October 10, 2017
by Dmitri Zimine
In Part 1 of the series, I shared my excitement with two new event-driven systems introduced last month: Event Grid from Microsoft Azure and Event Gateway from Serverless.com, and posted some observations on Event Grid.
Before we continue with Event Gateway, let’s bring the “terminology normalization” from Part 1. In the table below StackStorm terms are used as as a reference point for our blog’s regular readers, along with a short explanation of their meaning for the guests.
|StackStorm||Event Grid||Event Gateway||What is it|
|Sensors||Event publishers||N/A (out of scope)||Event sources and a system responsible for ingesting external events|
|Triggers||Topics||Events||System representation of the external event|
|Rules||Subscriptions||Subscriptions||Triggers-to-Actions map, filtering, conditions, data passing|
|Actions||Event Handlers||Function||Target system invocation|
If you’re new to StackStorm, you can refresh refresh the concept of event driven automation at StackStorm documentation.
The common questions to evaluate the event automation products in the family would be:
And of course there is something uniquely interesting in each system. What is it?
With that, let’s continue to Event Gateway!
Event Gateway is defined as “an open-source communication fabric for serverless architectures. It combines both API gateway and pub/sub functionality into a single experience”[*].
The “pub/sub” part is what makes Event Gateway an event router, similar to Azure Event Grid. Event Gateway is emphasized as “Cross-cloud”, built to centralize event handling and react to event with any function on any cloud. This positioning reflects anticipation that serverless solutions are going to be spanning multiple cloud providers.
The “API gateway” part is a separate functionality, yet a part of the end-to-end developer experience: it is intended to optimize the synchronous calls to Function-as-a-Service functions of various cloud providers – think of AWS API Gateway functionality across the cloud, without dealing with notoriously painful AWS API gateway configuration.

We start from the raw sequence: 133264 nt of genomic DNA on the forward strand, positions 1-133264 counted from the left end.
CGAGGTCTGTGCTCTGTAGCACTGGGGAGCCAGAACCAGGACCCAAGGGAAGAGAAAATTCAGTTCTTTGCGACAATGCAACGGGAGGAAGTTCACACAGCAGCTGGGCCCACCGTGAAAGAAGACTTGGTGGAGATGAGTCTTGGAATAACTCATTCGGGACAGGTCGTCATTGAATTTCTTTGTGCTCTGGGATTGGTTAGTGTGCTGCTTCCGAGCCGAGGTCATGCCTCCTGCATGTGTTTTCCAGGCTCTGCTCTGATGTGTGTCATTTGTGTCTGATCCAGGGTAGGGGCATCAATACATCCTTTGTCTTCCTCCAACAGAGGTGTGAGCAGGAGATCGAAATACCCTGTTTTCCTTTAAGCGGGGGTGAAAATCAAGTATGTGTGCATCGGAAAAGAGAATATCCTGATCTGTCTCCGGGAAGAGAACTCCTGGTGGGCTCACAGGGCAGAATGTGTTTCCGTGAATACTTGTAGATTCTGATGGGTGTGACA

As a service offering by Serverless.com, Event Gateway is tightly integrated into the serverless framework for a seamless developer experience. How tightly & how seamlessly? Austen Collins demo-ed it at Emit conference and the flow was impressive – watch the video once they post it, and judge for yourself. (I’ll update the post with the link once the video is posted). Or just try yourself – it is open-source: open for contributions, transparent for understanding, and can be run by anyone in their own production cluster. The transparency makes this review an easy job – look at the code, run the example, and let’s compare notes!
Event sources are outside of Event Gateway’s scope: the platform doesn’t offers anything like StackStorm sensors – a way to plug-in a piece of code to sense an external event. Instead, EventGrid ingests events via HTTP(s) endpoint. A custom event is most similar to StackStorm WebHook trigger type or EventGrid custom topic. When emitted, triggers an asynchronous call to one or more target functions based on subscriptions.